For many golfers, putting causes more frustration, anxiety and disappointment than any other aspect of the game. After two great shots that travel a total of 400 yards, it's difficult to swallow having a hole ruined with a three-putt from 20 feet away. Putting is less of a physical activity than other golf shots and it requires the delicate touch of a billiards player combined with the sharp eyes of a land surveyor.
Practice Basic Mechanics
Numerous different putting stances, grips and strokes are available to golfers, but learning the proper fundamentals provides a solid base for a golfer to incorporate his own methods. Keep your lower body still as you putt. There is no weight shift on the backswing as there is with other shots. Keep your head as level as possible until the ball is on its way to the cup. Swing smoothly through the putt. Don’t decelerate the putter head as you approach the ball.
Training your mind to see the putt traveling to the hole and falling in helps you improve your confidence because it provides a positive image to work with and helps to eliminate confusion. It helps you factor in how the putt will break and whether the greens are slow or fast. You then imagine the stroke you need to send the ball on the correct path at the correct speed. Successful putting becomes a matter of repeating what is already ingrained in your mind.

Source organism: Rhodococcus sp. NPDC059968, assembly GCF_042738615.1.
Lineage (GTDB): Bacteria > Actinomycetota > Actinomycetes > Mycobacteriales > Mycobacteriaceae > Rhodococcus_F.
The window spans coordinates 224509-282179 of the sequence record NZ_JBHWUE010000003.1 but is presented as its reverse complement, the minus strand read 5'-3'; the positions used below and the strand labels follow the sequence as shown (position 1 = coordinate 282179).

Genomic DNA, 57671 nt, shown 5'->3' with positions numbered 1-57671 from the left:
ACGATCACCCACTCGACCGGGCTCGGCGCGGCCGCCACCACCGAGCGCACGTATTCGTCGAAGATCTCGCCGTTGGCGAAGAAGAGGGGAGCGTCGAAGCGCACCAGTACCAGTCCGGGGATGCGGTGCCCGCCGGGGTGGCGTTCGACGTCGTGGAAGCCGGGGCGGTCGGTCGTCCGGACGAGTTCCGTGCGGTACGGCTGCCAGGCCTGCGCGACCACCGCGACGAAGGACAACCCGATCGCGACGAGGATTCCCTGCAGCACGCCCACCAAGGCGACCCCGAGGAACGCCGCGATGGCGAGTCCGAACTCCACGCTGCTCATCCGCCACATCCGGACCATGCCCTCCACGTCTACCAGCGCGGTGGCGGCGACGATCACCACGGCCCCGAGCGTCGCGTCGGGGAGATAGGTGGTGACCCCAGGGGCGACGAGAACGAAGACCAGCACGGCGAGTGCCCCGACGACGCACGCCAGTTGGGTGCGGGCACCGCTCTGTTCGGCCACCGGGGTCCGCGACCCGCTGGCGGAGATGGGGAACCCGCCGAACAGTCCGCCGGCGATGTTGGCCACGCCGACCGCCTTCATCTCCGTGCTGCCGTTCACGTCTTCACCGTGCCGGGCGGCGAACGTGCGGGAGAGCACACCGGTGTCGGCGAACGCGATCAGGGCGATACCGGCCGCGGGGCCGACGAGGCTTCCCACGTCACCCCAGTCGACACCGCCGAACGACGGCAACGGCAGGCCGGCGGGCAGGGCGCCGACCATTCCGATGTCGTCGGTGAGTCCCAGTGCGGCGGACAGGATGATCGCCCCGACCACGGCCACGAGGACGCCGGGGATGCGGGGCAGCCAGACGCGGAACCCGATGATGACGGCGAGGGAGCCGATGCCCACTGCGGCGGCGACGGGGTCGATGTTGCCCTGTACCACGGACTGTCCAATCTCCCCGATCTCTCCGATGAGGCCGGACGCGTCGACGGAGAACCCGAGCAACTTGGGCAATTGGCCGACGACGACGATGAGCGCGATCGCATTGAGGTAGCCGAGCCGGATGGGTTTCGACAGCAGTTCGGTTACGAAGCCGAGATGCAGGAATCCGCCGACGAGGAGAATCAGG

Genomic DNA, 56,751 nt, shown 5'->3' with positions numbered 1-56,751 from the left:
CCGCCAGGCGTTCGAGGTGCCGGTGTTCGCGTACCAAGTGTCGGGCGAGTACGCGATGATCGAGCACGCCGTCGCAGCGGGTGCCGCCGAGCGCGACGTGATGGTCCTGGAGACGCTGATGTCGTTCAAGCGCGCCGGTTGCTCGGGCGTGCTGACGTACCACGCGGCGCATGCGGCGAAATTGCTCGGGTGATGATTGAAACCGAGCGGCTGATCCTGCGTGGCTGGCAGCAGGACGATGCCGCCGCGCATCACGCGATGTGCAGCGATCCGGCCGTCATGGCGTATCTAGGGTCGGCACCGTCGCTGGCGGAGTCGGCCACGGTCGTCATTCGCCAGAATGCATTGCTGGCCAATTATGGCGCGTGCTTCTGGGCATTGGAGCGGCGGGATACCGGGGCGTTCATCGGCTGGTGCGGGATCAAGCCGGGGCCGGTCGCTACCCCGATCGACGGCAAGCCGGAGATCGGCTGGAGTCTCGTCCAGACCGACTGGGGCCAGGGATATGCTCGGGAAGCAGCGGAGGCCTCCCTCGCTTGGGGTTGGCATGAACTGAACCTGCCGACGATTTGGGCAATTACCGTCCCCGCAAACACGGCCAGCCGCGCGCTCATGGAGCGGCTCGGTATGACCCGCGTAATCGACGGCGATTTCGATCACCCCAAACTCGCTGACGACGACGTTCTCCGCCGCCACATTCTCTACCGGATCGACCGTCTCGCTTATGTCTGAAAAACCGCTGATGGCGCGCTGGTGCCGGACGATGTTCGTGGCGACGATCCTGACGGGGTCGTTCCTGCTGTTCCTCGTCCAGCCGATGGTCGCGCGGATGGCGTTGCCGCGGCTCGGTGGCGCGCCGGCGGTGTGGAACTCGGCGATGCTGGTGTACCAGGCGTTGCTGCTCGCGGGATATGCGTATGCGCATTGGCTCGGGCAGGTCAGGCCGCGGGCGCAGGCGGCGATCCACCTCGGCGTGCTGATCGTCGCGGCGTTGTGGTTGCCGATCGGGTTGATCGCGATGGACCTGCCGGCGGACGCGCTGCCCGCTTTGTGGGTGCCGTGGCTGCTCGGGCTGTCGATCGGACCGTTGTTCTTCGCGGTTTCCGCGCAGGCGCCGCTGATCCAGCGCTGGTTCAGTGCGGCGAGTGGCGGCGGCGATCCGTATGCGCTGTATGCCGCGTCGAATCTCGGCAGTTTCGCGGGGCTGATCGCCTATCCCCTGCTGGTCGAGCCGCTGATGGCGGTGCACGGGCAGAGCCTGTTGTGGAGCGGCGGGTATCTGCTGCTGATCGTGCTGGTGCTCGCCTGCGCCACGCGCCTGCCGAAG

Even a golfer as accomplished as Jack Nicklaus, who has holed many clutch putts from distances of 30 feet or more, doesn’t expect to make them all. In his book “My Golden Lessons” he writes that on long putts his goal is to get the ball to within a 3-foot radius of the hole. Practicing to achieve this realistic expectation has allowed him to have easy tap-ins when he misses the putt.
Confidence plays a role in whether a golfer is a good putter. It’s not just a matter of technique. Instructor Bob Rotella recommends a putting drill to increase confidence through repeating success in the book "Breaking 100, 90, 80." You start with three golf balls placed 3 feet from the hole. When you have made all three putts, you move back in 1-foot increments and try to make all three of those. If you miss one, you have to start over from 3 feet. This makes your practice time more focused because there is pressure to make all three each time--or you might be there all afternoon.
Practice to Save Strokes Two Ways
Amateur golfers waste strokes on the greens in two major ways: three putting from long distances and missing short putts from 4 feet and under. On the practice green, concentrate on putts across the full length of the green, and then work on the short putts.